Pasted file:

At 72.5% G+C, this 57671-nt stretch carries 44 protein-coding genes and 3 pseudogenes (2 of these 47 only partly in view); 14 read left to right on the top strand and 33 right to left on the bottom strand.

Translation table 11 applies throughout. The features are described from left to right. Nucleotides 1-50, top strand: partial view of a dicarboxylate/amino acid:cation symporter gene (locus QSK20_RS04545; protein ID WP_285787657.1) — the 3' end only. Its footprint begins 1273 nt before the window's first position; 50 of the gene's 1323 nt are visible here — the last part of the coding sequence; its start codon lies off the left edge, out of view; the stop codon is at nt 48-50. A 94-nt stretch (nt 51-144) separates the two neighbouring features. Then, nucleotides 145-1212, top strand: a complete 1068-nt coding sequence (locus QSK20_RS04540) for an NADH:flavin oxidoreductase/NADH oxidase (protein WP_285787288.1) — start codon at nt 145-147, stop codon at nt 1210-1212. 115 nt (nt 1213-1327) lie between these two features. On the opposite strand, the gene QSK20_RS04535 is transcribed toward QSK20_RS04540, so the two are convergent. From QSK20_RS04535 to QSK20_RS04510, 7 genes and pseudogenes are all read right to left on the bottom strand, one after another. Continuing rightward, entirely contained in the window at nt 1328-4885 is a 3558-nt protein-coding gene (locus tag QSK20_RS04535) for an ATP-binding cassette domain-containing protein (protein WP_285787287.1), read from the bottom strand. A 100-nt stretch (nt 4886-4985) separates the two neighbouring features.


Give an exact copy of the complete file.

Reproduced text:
At 72.5% G+C, this 57671-nt stretch carries 44 protein-coding genes and 3 pseudogenes (2 of these 47 only partly in view); 14 read left to right on the top strand and 33 right to left on the bottom strand.

Translation table 11 applies throughout. The features are described from left to right. Nucleotides 1-50, top strand: partial view of a dicarboxylate/amino acid:cation symporter gene (locus QSK20_RS04545; protein ID WP_285787657.1) — the 3' end only. Its footprint begins 1273 nt before the window's first position; 50 of the gene's 1323 nt are visible here — the last part of the coding sequence; its start codon lies off the left edge, out of view; the stop codon is at nt 48-50. A 94-nt stretch (nt 51-144) separates the two neighbouring features. Then, nucleotides 145-1212, top strand: a complete 1068-nt coding sequence (locus QSK20_RS04540) for an NADH:flavin oxidoreductase/NADH oxidase (protein WP_285787288.1) — start codon at nt 145-147, stop codon at nt 1210-1212. 115 nt (nt 1213-1327) lie between these two features. On the opposite strand, the gene QSK20_RS04535 is transcribed toward QSK20_RS04540, so the two are convergent. From QSK20_RS04535 to QSK20_RS04510, 7 genes and pseudogenes are all read right to left on the bottom strand, one after another. Continuing rightward, entirely contained in the window at nt 1328-4885 is a 3558-nt protein-coding gene (locus tag QSK20_RS04535) for an ATP-binding cassette domain-containing protein (protein WP_285787287.1), read from the bottom strand. A 100-nt stretch (nt 4886-4985) separates the two neighbouring features.